Dominick Lawton

Dear Hypocrite: An Advice Column


“Dear Hypocrite” is a monthly advice column, with questions answered by a rotating cast of hand-picked counselors. Got a problem? Send it our way: hypocriteadvice AT gmail DOT com. Discretion guaranteed.


Dear Hypocrite,

I have been considering defaulting on my student debt. Should I do it? Will it do good? Will it do direct harm to a bad system? Or is it just self-aggrandizing and myopic? I have okay credit right now.

Any information and advice is appreciated.


Dear K,

First of all, congratulations on the credit.

I cannot emphasize this enough: if you can possibly avoid it, DO NOT MAKE THE INDIVIDUAL CHOICE TO DEFAULT ON YOUR STUDENT DEBT. With all due acknowledgements to readers from Greece, Spain, or any other countries struggling under the European Central Bank, IMF, and co., there’s hardly a creditor in the world more willing -- and legally empowered – to pursue you to the bitter end than the U.S. Government.

If you’ve even considered defaulting then I’m sure you already know all this, but it bears repeating: student-loan debt collectors are a bloodthirsty lot. Late fees, mounting interest, and third-party collectors’ fees will make your balance due skyrocket, and meanwhile, the government will aggressively garnish your income, whatever it may be – wages, non-wage income such as grants, tax returns, disability checks; even Social Security, which makes it alarmingly clear that the law expects a lot of us to still be paying off our undergraduate tab when we’ve reached our sixties. This isn’t small change, and unless you’ve discovered the Fountain of Eternal Youth and never plan to have an unexpected medical bill, it can wreck your life. Bankruptcy offers no relief, either: a bankrupt ex-student has fewer options to discharge their debt than a bankrupt pathological gambler does theirs (though it must be said that American millennials’ haunting debt burdens have yet to produce any deadline-fueled literary masterpieces worthy of Dostoevsky’s Gambler, which is a generational failing we have yet to acknowledge).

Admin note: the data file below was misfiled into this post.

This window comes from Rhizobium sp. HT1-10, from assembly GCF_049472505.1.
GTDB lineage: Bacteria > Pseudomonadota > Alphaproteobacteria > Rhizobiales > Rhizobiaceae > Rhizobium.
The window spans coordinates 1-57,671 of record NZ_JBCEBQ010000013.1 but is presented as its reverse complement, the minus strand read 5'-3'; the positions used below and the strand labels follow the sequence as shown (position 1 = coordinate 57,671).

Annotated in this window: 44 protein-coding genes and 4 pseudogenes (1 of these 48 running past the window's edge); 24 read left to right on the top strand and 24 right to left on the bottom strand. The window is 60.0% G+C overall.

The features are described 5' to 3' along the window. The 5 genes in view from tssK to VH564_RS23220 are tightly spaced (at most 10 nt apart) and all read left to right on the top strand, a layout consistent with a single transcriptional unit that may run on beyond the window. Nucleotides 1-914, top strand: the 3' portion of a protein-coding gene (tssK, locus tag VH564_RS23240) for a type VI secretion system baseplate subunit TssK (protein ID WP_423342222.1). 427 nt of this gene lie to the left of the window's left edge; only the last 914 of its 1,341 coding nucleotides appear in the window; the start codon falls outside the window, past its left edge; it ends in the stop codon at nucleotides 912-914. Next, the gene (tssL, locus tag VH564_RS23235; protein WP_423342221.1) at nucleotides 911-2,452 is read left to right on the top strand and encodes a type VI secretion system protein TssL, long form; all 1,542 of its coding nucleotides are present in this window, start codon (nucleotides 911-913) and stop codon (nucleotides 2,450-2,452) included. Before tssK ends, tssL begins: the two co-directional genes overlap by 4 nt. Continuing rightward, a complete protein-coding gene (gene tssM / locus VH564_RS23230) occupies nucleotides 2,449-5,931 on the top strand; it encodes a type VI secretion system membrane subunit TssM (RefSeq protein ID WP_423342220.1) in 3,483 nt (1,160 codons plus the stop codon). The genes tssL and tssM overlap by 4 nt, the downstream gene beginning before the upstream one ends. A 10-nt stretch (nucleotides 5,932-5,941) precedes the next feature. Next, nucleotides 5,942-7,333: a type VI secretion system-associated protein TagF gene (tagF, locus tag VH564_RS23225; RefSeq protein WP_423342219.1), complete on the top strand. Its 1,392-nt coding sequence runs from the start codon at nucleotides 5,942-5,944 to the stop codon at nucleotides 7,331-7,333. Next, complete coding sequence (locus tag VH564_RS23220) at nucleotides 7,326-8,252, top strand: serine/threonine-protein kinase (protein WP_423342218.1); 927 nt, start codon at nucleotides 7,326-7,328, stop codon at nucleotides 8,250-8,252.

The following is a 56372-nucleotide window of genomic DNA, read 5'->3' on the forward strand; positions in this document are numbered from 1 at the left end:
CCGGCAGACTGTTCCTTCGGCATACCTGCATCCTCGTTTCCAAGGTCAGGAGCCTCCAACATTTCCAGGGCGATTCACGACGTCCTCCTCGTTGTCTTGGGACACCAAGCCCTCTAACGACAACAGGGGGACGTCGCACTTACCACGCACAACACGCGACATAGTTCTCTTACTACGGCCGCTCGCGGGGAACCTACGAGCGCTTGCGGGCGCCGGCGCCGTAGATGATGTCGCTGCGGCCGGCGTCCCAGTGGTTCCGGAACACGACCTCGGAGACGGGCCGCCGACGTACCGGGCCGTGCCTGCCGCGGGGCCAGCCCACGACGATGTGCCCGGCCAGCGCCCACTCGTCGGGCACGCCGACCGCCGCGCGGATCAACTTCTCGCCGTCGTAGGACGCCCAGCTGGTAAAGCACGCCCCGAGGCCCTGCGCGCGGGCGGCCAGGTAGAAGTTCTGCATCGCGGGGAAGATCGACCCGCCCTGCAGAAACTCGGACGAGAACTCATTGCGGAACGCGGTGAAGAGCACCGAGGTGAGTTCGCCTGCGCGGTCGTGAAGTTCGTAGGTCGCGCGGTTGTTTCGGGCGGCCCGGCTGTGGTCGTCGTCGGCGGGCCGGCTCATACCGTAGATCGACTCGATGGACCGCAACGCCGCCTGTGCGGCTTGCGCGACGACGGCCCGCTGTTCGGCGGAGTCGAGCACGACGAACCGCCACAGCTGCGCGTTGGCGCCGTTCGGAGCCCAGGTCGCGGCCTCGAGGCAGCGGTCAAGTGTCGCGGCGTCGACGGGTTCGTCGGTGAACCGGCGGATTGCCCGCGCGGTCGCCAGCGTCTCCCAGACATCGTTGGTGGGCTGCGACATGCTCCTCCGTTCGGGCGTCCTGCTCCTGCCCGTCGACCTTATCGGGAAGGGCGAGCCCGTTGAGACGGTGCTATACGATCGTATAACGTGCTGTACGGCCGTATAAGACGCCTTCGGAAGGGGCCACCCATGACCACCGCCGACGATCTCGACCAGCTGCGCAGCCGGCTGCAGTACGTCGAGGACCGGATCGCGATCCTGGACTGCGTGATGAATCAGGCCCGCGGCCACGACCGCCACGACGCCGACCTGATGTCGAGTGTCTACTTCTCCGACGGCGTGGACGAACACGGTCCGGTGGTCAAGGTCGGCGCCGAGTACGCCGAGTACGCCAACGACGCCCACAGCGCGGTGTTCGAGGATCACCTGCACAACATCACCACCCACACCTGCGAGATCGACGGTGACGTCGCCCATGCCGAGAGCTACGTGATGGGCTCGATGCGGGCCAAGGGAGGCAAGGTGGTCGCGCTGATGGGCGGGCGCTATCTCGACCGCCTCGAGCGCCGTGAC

As for whether it harms the system, the White House consistently projects a recovery rate of above 100% from Stafford Loan defaults – in other words, the government expects to turn a profit from defaulters. And with all that power to garnish income, how could they not? (If you factor in private collectors’ costs, then the government’s return rate drops below 100% - it’s no longer so high as to be outright profitable - but it’s still vastly higher than expected returns from defaults on practically any other kind of debt in existence.) Any blow you might strike against the system in this way would be entirely symbolic, the significance of which your creditors would be unlikely to appreciate as they siphoned up all your money.

If you were being pushed into default by personal hardship – which happens to many – I’d tell you to put together a defense strategy and call your collectors immediately to explore loan rehabilitation or consolidation options. But it sounds like you’re contemplating default as a political statement instead. Is that, as you put it, self-aggrandizing and myopic? Maybe or maybe not, but it’s profoundly ineffective.